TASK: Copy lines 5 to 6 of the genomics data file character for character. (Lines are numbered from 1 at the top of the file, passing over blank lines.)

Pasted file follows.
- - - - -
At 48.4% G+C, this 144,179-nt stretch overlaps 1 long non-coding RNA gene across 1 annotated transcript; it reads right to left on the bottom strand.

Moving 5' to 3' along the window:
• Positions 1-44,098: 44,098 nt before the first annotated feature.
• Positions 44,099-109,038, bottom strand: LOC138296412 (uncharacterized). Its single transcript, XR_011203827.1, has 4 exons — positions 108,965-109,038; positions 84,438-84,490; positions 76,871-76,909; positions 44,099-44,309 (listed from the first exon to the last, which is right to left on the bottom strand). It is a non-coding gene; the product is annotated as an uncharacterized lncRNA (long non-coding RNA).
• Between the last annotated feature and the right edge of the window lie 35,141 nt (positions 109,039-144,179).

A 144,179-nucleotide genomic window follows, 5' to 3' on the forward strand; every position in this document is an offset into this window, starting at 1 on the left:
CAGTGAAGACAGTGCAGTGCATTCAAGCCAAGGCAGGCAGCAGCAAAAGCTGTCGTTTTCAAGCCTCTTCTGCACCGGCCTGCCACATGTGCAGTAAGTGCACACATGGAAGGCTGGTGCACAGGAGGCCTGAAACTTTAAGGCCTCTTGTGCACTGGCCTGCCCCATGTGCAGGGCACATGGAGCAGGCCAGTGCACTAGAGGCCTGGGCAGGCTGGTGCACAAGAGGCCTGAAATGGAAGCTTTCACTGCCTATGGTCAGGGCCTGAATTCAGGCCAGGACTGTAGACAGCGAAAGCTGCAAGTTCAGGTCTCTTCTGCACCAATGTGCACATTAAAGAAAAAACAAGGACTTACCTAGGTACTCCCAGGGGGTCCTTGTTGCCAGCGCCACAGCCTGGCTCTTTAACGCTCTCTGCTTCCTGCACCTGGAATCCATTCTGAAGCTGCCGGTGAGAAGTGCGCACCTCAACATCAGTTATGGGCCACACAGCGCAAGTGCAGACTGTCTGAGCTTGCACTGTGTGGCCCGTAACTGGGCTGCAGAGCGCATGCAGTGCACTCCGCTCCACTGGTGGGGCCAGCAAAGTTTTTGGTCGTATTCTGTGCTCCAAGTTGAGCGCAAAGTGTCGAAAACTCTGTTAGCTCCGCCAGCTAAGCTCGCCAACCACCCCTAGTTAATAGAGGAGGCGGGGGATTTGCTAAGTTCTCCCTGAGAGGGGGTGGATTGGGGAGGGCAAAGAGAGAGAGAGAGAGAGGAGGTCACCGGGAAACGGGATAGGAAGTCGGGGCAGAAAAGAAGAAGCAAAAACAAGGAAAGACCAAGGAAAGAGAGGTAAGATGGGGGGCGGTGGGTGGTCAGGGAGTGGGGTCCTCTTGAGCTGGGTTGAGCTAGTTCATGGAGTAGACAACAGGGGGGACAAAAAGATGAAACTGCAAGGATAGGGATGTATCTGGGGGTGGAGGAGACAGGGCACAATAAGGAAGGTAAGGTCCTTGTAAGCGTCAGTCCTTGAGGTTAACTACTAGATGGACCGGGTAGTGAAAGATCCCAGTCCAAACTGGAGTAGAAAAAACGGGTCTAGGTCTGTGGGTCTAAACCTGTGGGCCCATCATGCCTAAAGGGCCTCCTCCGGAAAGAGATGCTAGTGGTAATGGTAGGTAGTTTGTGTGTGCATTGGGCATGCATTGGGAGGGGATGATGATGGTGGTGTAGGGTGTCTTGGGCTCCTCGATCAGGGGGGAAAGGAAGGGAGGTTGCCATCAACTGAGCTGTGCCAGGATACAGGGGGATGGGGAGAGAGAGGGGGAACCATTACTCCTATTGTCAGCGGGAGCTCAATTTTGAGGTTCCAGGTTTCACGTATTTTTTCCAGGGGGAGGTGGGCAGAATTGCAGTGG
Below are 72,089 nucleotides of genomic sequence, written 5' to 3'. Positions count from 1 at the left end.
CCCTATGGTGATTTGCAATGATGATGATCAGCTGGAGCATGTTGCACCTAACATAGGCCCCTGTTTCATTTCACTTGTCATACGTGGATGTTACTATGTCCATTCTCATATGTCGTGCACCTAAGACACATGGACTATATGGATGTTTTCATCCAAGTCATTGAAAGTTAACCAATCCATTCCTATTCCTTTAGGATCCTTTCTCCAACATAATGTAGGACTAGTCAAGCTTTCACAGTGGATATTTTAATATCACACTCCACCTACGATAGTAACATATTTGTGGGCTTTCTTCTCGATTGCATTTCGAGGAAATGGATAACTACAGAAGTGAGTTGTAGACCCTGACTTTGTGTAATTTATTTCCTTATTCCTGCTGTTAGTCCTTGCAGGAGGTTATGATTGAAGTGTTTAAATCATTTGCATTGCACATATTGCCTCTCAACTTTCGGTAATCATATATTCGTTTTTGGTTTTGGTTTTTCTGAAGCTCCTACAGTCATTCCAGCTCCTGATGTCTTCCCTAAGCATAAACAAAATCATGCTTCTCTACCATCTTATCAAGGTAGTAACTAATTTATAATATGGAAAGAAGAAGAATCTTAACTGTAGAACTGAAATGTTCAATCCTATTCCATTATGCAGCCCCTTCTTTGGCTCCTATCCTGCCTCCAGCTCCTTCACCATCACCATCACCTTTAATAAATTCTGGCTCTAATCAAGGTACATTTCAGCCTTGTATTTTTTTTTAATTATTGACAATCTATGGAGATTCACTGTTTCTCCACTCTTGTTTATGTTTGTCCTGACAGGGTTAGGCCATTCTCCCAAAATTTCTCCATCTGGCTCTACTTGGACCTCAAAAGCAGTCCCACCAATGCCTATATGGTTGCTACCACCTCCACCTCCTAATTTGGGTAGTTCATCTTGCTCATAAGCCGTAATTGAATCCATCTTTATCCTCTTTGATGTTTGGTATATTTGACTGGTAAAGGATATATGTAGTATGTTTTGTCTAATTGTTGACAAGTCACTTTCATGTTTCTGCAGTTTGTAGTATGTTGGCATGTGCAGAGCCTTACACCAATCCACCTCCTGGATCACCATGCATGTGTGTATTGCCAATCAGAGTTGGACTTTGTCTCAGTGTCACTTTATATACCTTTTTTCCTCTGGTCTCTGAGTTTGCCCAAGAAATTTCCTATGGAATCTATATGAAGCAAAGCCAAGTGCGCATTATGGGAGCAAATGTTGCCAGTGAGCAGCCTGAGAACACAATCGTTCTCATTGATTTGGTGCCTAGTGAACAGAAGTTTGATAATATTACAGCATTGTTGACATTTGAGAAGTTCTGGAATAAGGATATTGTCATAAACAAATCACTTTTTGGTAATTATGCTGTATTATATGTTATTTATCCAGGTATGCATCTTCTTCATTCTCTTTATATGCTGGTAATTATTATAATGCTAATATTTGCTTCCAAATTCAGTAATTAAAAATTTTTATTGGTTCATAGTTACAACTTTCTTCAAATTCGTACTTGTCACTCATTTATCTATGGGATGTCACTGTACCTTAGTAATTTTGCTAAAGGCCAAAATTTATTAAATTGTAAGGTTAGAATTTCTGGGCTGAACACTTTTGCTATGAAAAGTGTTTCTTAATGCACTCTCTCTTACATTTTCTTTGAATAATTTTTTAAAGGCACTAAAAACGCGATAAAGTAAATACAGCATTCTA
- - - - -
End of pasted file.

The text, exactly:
• Between the last annotated feature and the right edge of the window lie 35,141 nt (positions 109,039-144,179).

A 144,179-nucleotide genomic window follows, 5' to 3' on the forward strand; every position in this document is an offset into this window, starting at 1 on the left: